Because Oxford is more than just a university town, housing is notoriously scarce. Most colleges give preference to their own degree candidates which is why Associate Students (APU students’ official title while studying for the semester) are rarely offered rooms in college. Instead, students will be housed around town in flats (apartments) near the college and city center. The flats are furnished to normal Oxford student standards. Bedding will be provided, but towels will not. Some students may wish to supplement their furnishings on their own (photos or other decorations, a desk lamp, a rug, etc.). Though OPUS can’t guarantee any particular room in advance, they will try their best to secure student’s first or second choice from the Housing Form filled out after acceptance to the program. Students will not find out the details of their specific housing assignment until they arrive in Oxford.
In order to be placed in housing, students must submit proof that they have been vaccinated for meningitis. If a student is unable to do so, they must provide written documentation (from their doctor or a personal statement) explaining the reasons for their verification’s absence when they turn in their housing paperwork upon acceptance to the program. In addition, students will not be charged a damages deposit on their housing, though they will be personally financially responsible for any damages incurred to their assigned housing unit during their time in Oxford.
Keep in mind that Oxford University is spread out over several miles. No matter where students are living, the semester will involve a lot of walking. Many Oxford University students choose to travel by bike or bus, but most likely students will be within walking distance of tutorial meetings, and their college dining hall. All housing is structured similarly: students will have their own private bedroom and share a lounge, fully equipped kitchen and bathroom with 4–7 other students.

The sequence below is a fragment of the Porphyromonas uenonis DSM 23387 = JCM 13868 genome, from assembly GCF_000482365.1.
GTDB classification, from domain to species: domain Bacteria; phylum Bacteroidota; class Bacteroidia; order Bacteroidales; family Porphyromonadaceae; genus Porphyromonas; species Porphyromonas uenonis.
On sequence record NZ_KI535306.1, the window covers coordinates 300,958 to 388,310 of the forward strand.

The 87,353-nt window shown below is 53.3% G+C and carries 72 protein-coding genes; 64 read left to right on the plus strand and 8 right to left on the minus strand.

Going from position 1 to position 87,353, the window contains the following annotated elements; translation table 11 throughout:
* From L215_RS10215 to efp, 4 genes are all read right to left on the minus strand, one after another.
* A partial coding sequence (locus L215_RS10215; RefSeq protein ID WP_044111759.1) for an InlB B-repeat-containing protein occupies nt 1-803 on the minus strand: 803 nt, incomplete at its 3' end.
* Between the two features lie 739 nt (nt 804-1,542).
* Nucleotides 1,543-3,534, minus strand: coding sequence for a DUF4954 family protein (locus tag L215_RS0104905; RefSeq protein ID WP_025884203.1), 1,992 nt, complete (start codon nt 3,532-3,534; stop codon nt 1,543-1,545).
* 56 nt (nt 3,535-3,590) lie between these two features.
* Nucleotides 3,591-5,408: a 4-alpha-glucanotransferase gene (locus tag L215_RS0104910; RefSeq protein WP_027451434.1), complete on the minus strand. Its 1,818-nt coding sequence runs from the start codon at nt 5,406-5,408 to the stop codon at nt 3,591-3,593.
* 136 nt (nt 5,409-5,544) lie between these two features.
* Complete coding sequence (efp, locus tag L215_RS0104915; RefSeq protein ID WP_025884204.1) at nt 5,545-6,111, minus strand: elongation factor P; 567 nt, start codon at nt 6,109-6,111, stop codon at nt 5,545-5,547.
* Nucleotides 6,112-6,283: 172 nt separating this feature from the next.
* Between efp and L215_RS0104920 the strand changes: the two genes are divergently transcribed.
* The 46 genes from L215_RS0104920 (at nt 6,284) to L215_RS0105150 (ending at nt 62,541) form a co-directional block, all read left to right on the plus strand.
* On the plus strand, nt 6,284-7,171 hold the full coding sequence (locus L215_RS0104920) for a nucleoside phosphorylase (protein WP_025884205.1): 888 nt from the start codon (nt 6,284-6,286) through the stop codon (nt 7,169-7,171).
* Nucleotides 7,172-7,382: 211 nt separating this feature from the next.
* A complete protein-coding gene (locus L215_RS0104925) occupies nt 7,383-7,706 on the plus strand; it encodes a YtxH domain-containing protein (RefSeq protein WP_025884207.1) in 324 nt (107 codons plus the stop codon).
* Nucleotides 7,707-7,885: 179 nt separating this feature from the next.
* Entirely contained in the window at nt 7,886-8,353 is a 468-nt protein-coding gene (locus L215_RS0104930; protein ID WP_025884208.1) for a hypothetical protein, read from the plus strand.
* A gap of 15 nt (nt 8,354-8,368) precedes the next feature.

Every student in the program is eligible to borrow a mobile phone for a deposit cost for the duration of his/her participation. Incoming calls are entirely free. Students pay for any outgoing calls or text messages they make on a pay-as-you-go system: you can buy credits at any supermarket to “top-up” your phone and use this credit whenever you want to. It is possible to keep a mobile phone only to receive calls and to make emergency calls and incur zero cost. Skype is a great alternative for communicating with family and friends in the States (for more details visit skype.com) Also, new APPS like Viber for iPhone and Windows phones, allow people to call and text for free (Viber to Viber calls/texts).
All housing units should be set-up with wireless Internet access, and if not, the cost of set-up will be provided. The monthly fees for internet, which are the responsibility of the students, is to be split up evenly among flatmates. Internet will not be setup in the student’s flat for the first couple of days, but many of the coffee shops offer Internet, so plan accordingly. If students already own a laptop or notebook computer they should bring it with them. It is possible to complete academic work without one, and if students don’t have a computer or don’t want to bring it, they are not required to. If students do decide to bring a laptop (which is highly encouraged) pack it in carry-on luggage—avoid shipping your computer to Britain. Although UK voltage operates at 240 volts and not 110, most notebook computers now have worldwide voltage built-in; however, check with the manufacturer.